Deck Review with Verastem Oncology
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Verastem Oncology was founded in 2010 to develop drugs against cancer stem cells. Verastem was formed about the work of 3 MIT scientists: Piyush Gupta (Whitehead Institute), Eric Lander (Broad Institute), and Robert Weinberg (Whitehead Institute):
The Epithelial-Mesenchymal Transition Generates Cells with Properties of Stem Cells - https://www.cell.com/fulltext/S0092-8674(08)00444-3
Identification of Selective Inhibitors of Cancer Stem Cells by High-Throughput Screening - https://www.cell.com/fulltext/S0092-8674(09)00781-8
The thesis at the time was that a small subset of cancer cells sustain a tumor and are the drivers for tumor recurrence and metastasis. As a result, Verastem initially worked to develop small molecules to inhibit signalling pathways thought to be essential for cancer stem cell survival and proliferation: FAK, PI3K/mTOR and Wnt. The cancer stem-cell hypothesis is still controversial within the oncology field, but this initial focus set up Verastem to raise the capital to eventually move toward KRAS mutant cancers.
The first slide of their latest corporate presentation lays out Verastem’s new business model - focus on KRAS (an important undruggable protein), early clinical data, and enough cash to last a few years.
The next slide goes into their pipeline. One word: KRAS. VS-6766 is Verastem’s lead asset; the drug candidate is a dual RAF/MEK inhibitor that blocks both MEK kinase activity and the ability of RAF to phosphorylate MEK. The RAS/RAF/MEK/ERK pathway is activated in many cancers and is important and leads to gain-of-function mutations in the KRAS, NRAS or BRAF genes. They still have their FAK inhibitors from their past focus in cancer stem cells.
Verastem is pursuing a combination strategy of their FAK inhibitor, defactinib, with VS-6766 in gynecological cancers. FAK (focal adhesion kinase) is a non-receptor tyrosine kinase that mediates signaling downstream of integrins and growth factor receptors, and regulates cell survival, proliferation, migration, invasion, and adhesion. FAK is overexpressed in many tumor types particularly in cancers that have high invasive and metastatic capability.
They then give an overview of LGSOC - a rare ovarian cancer subtype that affects younger women.
After laying out their pipeline and lead indication, Verastem shows safety data for the combination of VS-6766 and defactinib.
Early efficacy in LGSOC shows promise with an ORR above 50% for patients with a KRAS mutation.
The ORR is still maintained at dose levels they intend to use for the phase 2 trial.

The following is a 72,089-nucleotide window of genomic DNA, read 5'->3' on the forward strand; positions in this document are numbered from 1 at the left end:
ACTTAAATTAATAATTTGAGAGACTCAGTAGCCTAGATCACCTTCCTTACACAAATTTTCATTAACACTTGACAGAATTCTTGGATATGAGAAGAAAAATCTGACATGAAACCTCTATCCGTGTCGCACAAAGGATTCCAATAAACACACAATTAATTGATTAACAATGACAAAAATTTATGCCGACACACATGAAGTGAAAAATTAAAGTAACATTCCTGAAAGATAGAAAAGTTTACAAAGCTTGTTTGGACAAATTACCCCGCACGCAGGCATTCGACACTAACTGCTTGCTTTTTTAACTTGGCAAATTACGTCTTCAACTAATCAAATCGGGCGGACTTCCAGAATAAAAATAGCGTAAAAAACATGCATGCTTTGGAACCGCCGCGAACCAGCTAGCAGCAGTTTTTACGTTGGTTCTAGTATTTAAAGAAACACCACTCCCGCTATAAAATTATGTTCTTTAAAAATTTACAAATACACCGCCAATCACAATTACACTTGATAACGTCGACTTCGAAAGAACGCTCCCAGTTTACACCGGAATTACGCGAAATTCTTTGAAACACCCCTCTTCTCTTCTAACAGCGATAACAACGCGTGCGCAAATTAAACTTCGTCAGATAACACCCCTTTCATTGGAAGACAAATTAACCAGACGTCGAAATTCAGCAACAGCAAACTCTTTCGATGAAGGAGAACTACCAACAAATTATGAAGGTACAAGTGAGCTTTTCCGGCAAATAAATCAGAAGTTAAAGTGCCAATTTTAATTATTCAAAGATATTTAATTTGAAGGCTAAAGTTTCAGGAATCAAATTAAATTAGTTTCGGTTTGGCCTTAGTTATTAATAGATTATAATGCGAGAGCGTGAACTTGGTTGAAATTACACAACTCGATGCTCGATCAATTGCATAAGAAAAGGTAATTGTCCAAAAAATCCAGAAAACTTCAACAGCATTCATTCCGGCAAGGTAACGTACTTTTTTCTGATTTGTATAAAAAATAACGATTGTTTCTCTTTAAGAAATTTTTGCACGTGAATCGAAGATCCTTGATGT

With this data, Verastem shows the design of the phase 2 trial for the combination therapy in LGSOC. The focus is on responses in patients with KRAS mutations.
After showing their data in low-grade serous ovarian cancer, Verastem goes into the market opportunity.
Around a third of LGSOC patients have a KRAS mutation. With the disease being a rare cancer.
With LGSOC patients having some unmet need - better medicines are needed especially since the disease onset takes years.
This slide wraps up the advantages for Verastem’s lead asset and their next steps to move into a phase 2 trial.
The company also gives updates on their other programs. There is a large opportunity to treat KRAS mutant NSCLC.
For KRAS-driven NSCLC, Verastem shows data on ORRs and treatment times for certain KRAS subtypes.
The next slide describes the design of phase 2 trial in NSCLC.
This slide synthesizes the last two slides. Maybe Verastem should just focus on LGSOC solely and partner off other assets down the line.
The pipeline slide again?
Near the end of the presentation, the company describes their recent sale of Copiktra to Secura Bio. Verastem sold the rights of their approved oral inhibitor of phosphoinositide 3-kinase (PI3K) in CLL and SLL to Secura Bio. Verastem received $70M along with milestone payments and low double-digit royalties on net sales over $100M in the US and Europe. Verastem had to execute the deal to raise more cash after their recent lung cancer data showed poor efficacy.
The penultimate slide gives an overview on Verastem’s financials. Enough cash to move their lead program into phase 2 trials.
The last slide goes into the company’s milestone they have achieved.
The next series of slides are part of the appendix.
Cancers driven by the RAS/RAF/MEK/ERK pathway have a lot of unmet need. A massive opportunity for any cancer company in general to make an impact on patient lives.
This slide gives an overview on VS-6766 mechanism: dual inhibition of RAF and MEK.
Building on the last slide, the MoA focused on inhibiting RAF and MEK to prevent FAK activation.
VS-6766 is also a CRAF inhibitor, an important oncogene of RAF.
Verastem shows early data on the potential synergies to combine VS-6766 and KRAS (G12C) inhibitors. This data is really early, but could enable a lot more business model flexibility (i.e. partner with Amgen on their KRAS program).
In LGSOC, the company lays out their patient recruitment strategy
With a dose expansion to determine a safe dose for their phase 2 trial.
This is an important slide on the next indications VS-6766 with defactinib can address.
The last slide goes into Verastem’s executive team. Pretty standard.
Verastem’s presentation shows the opportunity to develop new medicines for the RAS/RAF/MEK/ERK pathway and describes their lead programs in LGSOC. However, they need to do a better job differentiating their work as well as putting their data in context with previous failures.
Follow up questions for the team:
Will Verastem receive an exemption from the FDA in LGSOC since the patient population is relatively small?
Why is the company still pursuing the NSCLC program?
What business development opportunities exist? Any exploration around combining VS-6766 with KRAS inhibitors? SHP-2?